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80 Southern Historical Soded/ Papers.
Hill's Corps on the 5th of May. The Federals, by a strange chance, attacked Hill's Corps while withdrawing, which was thrown into great confusion, and retreated righting. Longstreet's column was just coming up. General R. E. Lee started to lead them into action, to check the wild rush of the Federals. Many of us heard the Texas soldier tell General Lee to go to the rear. I was in a few feet of General Lee for a long time that morning, while trying to rally the retreating Confederates. He was on Old Traveler.
GENERAL GORDON PLEADING.
The second occasion occurred just six days thereafter, early on the ever-memorable i2th of May, 1864, when Hancock, by night sur- prise, had captured the angle occupied by General Johnson, and cap- tured nearly his entire division, with many pieces of artillery. Gen- eral R. E. Lee again attempted to lead the fresh troops coming up to retake our lost works. I was there, and saw the gallant John B. Gordon remonstrating with General Lee to go to the rear, which he finally did, and Gordon led brigade after brigade against the enemy, my own included, and we recaptured the works in our front and held them all day, and until 10 P. M., when we were withdrawn to form the new line. I remember sending Captain Perry, of my reg- iment, back that awful i2th of May, 1864, to tell our artillery to ele- vate their guns, as their shells were exploding just over us, and kil- ling my men. Captain Perry returned and said: "My God, they are Yankee batteries ! " At this battle, the musketry rolled for twenty hours continuously. So you see, this matter, which seems to be in such great confusion, happened twice, and comrades write about each without giving dates, and hence the conflict. I com- manded the Fourteenth Georgia Regiment, Thomas's Georgia Brig- ade, Wilcox's Division, and A. P. Hill's Corps, and saw both occur- rences, and all writers nearly are correct.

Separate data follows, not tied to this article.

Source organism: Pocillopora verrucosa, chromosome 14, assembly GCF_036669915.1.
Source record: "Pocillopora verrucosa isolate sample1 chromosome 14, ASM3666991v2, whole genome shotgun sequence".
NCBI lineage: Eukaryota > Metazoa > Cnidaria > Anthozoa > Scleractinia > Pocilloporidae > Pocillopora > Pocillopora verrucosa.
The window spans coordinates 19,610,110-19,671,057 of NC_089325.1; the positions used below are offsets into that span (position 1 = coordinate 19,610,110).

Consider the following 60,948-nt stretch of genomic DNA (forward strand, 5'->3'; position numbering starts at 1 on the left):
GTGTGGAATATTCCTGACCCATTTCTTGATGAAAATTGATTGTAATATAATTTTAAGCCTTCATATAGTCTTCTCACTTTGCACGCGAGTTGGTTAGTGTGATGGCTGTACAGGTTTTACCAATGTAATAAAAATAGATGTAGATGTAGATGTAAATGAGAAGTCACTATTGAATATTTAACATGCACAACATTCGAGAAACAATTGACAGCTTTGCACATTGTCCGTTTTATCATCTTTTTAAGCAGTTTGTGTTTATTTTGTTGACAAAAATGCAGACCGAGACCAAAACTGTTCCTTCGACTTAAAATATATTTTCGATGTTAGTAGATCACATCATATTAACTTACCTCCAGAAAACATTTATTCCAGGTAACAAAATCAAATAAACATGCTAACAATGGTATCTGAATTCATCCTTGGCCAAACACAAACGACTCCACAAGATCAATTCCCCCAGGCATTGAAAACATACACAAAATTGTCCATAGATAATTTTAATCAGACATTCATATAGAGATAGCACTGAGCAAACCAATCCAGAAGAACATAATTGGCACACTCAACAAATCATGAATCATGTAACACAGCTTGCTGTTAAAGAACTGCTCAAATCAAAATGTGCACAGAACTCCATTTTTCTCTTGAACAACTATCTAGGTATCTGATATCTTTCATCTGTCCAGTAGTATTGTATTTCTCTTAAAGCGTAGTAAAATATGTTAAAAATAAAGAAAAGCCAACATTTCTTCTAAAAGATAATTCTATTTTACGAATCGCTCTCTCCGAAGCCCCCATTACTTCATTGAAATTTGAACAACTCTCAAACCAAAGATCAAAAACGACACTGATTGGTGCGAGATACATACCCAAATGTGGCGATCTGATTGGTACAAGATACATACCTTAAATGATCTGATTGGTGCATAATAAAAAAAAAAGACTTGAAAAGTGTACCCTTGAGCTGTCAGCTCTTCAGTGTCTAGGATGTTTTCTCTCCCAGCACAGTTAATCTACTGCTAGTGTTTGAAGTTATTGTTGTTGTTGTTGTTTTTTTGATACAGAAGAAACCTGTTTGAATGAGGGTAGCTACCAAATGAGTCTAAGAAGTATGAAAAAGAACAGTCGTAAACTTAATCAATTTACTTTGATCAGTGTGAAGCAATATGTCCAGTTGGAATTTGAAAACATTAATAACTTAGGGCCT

Captain R. D. Funkhouser writes from Mauvertown, Va. : "The details of the ' Lee-to-the-rear ' incident are given at the request of W. T. Gass, of Texas. The claims of Alabama and Texas are cor- rect. Their account occurred on the 5th or 6th of May, 1864, at the Wilderness proper. The battle of Spotsylvania, or Horse-shoe, occurred on the i2th of May, fifteen or twenty miles distant.
I was first lieutenant of Company D, Forty-ninth Virginia Infan- try (the famous Extra-Billy Smith's old regiment), up to the battle of Spotyslvania. After that I commanded my company, and was cap-